New Zealanders now have a fifth option to choose from when deciding whether to change their flag, after a popular campaign for a geometric design called “Red Peak” prompted lawmakers on Thursday to amend the rules to add it to the original four finalists.
New Zealand's Parliament voted overwhelming to add Red Peak to a November referendum, after about 50,000 people signed an online petition urging that the design be considered. The vote came after a couple of weeks of political posturing and maneuvering on the issue.
A government-appointed panel had earlier winnowed down more than 10,000 designs submitted by the public to four finalists. But many people felt those designs didn't offer enough choice, with three of them featuring silver ferns.
The flag that wins in November will be pitted head-to-head against the current flag in a second nationwide vote next March.
The Pacific nation of 4.5 million is considering changing its flag because many consider it outdated and too similar to Australia's flag. It features Britain's Union Jack in the top left corner, signaling a colonial past that some are eager to put behind them.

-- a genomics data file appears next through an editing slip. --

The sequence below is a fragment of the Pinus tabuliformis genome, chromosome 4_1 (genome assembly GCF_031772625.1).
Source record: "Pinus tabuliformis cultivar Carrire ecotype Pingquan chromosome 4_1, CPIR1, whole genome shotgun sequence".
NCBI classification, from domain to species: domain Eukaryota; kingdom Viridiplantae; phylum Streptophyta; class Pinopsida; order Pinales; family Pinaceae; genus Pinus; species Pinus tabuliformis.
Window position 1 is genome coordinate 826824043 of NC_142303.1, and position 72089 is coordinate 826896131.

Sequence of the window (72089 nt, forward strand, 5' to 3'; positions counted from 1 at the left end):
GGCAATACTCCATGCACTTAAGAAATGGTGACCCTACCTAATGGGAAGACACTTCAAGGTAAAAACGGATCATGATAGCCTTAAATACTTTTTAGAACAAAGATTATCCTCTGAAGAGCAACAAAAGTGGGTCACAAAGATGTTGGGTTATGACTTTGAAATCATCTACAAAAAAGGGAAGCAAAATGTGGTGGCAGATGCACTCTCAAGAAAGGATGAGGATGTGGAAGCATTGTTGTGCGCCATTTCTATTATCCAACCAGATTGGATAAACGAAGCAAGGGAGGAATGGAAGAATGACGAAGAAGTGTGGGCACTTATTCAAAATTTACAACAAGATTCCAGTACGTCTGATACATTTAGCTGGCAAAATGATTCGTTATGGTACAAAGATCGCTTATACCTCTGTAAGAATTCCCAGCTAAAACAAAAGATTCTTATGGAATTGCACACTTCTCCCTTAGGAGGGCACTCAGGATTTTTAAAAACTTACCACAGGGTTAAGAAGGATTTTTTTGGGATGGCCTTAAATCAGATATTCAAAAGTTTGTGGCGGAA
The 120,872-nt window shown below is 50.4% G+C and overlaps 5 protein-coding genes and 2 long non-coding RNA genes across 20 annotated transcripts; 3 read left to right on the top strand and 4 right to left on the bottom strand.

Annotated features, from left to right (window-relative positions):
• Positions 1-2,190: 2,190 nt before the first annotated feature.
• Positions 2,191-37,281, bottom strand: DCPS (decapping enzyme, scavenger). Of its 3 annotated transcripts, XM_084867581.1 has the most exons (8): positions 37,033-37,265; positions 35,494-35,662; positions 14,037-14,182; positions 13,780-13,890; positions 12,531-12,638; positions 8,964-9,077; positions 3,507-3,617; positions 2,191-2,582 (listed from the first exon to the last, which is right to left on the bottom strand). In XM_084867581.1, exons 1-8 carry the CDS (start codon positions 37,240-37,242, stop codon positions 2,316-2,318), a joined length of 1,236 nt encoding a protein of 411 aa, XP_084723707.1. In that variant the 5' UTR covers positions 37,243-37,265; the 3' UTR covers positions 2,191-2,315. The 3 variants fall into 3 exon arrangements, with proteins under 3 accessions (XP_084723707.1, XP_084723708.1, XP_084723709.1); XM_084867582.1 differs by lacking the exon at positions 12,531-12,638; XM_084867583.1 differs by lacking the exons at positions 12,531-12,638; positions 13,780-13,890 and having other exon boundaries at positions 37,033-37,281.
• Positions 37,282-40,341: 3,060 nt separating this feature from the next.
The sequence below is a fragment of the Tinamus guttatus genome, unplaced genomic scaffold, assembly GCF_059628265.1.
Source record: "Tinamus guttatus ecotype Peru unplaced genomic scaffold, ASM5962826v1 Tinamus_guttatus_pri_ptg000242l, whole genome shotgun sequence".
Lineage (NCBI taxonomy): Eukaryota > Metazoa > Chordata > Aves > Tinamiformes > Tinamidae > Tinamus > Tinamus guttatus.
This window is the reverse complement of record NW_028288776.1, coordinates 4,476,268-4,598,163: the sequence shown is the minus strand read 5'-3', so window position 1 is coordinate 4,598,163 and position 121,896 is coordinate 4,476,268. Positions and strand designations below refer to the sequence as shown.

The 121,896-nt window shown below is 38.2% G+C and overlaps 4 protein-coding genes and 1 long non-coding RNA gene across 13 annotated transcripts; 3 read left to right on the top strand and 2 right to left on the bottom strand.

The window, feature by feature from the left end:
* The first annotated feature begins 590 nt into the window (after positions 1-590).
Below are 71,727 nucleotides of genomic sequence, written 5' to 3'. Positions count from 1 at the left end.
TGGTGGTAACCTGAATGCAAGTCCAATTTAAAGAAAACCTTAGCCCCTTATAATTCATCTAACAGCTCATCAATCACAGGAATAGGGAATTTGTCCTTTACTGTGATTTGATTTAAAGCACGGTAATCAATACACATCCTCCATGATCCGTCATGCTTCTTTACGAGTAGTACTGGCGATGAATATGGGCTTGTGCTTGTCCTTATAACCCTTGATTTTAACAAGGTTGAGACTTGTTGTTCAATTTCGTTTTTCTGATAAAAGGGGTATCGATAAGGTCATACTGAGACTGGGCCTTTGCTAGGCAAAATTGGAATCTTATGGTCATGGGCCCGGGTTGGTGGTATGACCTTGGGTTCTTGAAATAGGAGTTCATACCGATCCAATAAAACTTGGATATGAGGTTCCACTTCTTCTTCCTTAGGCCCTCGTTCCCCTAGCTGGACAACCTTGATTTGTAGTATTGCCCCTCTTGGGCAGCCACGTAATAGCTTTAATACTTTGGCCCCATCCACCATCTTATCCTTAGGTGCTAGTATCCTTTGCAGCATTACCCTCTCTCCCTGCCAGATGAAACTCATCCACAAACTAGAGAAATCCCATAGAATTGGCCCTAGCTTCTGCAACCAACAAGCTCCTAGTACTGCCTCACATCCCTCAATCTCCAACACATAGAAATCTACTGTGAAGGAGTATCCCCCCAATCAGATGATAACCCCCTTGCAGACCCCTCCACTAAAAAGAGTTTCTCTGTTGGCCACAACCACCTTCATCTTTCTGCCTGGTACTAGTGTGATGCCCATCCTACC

However, there are plenty of New Zealanders who want to keep their current flag. Many veterans fought under it and feel a special bond to it. Others don't like the new designs, or view the process as an expensive stunt initiated by Prime Minister John Key to distract from more pressing issues.
This combination of images made on Sept. 24, 2015, from an image released Aug. 11, 2015, by the New Zealand Flag Consideration Project shows five designs which are finalists being considered as the new flag for New Zealand in Wellington, New Zealand.
The two flag votes will cost taxpayers about 26 million New Zealand dollars ($16 million).
Key told reporters Thursday the government had tried to be pragmatic by adding Red Peak after people had expressed their feelings about it, albeit after the four finalists had already been chosen.
“I think it took a while for people to really engage in the process,” Key said.